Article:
What is an Electrical Circuit?
An electrical circuit (also known as an electrical network or electric circuit) is an interconnection of various active and passive components in a prescribed manner to form a closed path. Electric current must be able to flow from the source through some conductive medium and then back to the other terminal of the source.
The main parts of an ideal electric circuit are:
- Electrical sources for delivering electricity to the circuit and are mainly electric generators and batteries
- Controlling devices for controlling electricity and are mainly switches, circuit breakers, MCBs, and potentiometer-like devices, etc.
- Protection devices for protecting the circuit from abnormal conditions and are mainly electric fuses, MCBs, switchgear systems.
- Conducting path to carry electric current from one point to other in the circuit and these are mainly wires or conductors.
Thus, voltage and current are the two basic features of an electric element. Various techniques by which voltage and current across any element in any electric circuit are determined is called electric circuit analysis.
In this figure shows a simple electric circuit containing
Basic Properties of Electric Circuits
The basic properties of electric circuits include:
- A circuit is always a closed path.
- A circuit always contains at least an energy source that acts as a source of electrons.
- The electric elements include an uncontrolled and controlled source of energy, resistors, capacitors, inductors, etc.
- In an electric circuit flow of electrons takes place from the negative terminal to the positive terminal.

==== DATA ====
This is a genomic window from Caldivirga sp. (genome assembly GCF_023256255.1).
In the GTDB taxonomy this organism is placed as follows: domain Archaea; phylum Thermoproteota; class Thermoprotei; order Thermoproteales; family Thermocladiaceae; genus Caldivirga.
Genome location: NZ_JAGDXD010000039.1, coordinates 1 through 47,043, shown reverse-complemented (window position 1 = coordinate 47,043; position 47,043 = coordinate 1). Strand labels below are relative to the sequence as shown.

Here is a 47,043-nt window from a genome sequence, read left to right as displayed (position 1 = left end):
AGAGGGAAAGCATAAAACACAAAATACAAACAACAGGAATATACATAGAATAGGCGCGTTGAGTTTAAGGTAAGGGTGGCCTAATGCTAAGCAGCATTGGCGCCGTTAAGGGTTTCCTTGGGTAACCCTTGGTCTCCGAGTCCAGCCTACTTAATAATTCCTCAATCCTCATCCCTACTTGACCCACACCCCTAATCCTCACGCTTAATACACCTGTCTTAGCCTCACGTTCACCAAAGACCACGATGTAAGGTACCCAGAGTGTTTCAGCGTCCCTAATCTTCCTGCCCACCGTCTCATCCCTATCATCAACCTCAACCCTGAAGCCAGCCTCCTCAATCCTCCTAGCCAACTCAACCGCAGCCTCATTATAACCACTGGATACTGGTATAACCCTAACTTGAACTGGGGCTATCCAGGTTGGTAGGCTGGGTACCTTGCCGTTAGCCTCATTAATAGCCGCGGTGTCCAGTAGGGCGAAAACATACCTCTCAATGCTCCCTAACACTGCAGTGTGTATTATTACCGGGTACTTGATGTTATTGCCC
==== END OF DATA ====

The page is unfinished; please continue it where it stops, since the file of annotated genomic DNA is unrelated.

- The direction of flow of conventional current is from positive to negative terminal.
- The flow of current leads to a potential drop across the various elements.
Types of Electric Circuits
The main types of electric circuits are:
- Open circuit
- Closed circuit
- Short circuit
- Series Circuit
- Parallel Circuit
- Series Parallel Circuit
If due to disconnection of any part of an electric circuit if there is no flow of current through the circuit, is said to be an open circuited.
If there is no discontinuity in the circuit and current can flow from one part to another part of the circuit, the circuit is said to be closed circuit.
If two or more phases, one or more phases and earth or neutral of AC system or positive and negative wires or positive or negative wires and earth of DC system touch together directly or connected together by a zero impedance path then the circuit is said to be short circuited.
Electric circuits can be further categorized according to their structural features into either:
- Series Circuits
- Parallel Circuits
- Series Parallel Circuits
When all elements of a circuit are connected one after another in tail to head fashion and due to which there will be only one path of flowing current then the circuit is called series circuit.
The circuit elements then are said to be series-connected. In the series electrical circuit, the same current flows through all elements connected in the series.
If components are connected in such a way that the voltage drop across each component is same then it is known as parallel circuit.
In parallel circuit the voltage drop across each component is same but the currents flowing through each component may differ. The total current is the sum of currents flowing through each element.
An example of a parallel circuit is the wiring system of a house. If one of the electric lamp burns out, current can still flow through the rest of the lights and appliances.
In a parallel circuit the voltage is the same for all elements.
When the resistors are connected in parallel:
To find the total resistance of all components, add the reciprocals of the resistances of each component and take the reciprocal of the sum.
When the inductors are connected in parallel:
When the capacitors are connected in parallel:
The capacitors connected in parallel act as a series combination. The total capacitance of capacitors in parallel is equal to the sum of their individual capacitance.
Series Parallel Circuit
An electrical circuit in which some of the elements are connected in series and some of the elements are connected in parallel is called a series-parallel circuit.
Most of the practical circuits are series-parallel circuits. A very common example is the connection of conductors in the rotor of the DC motor.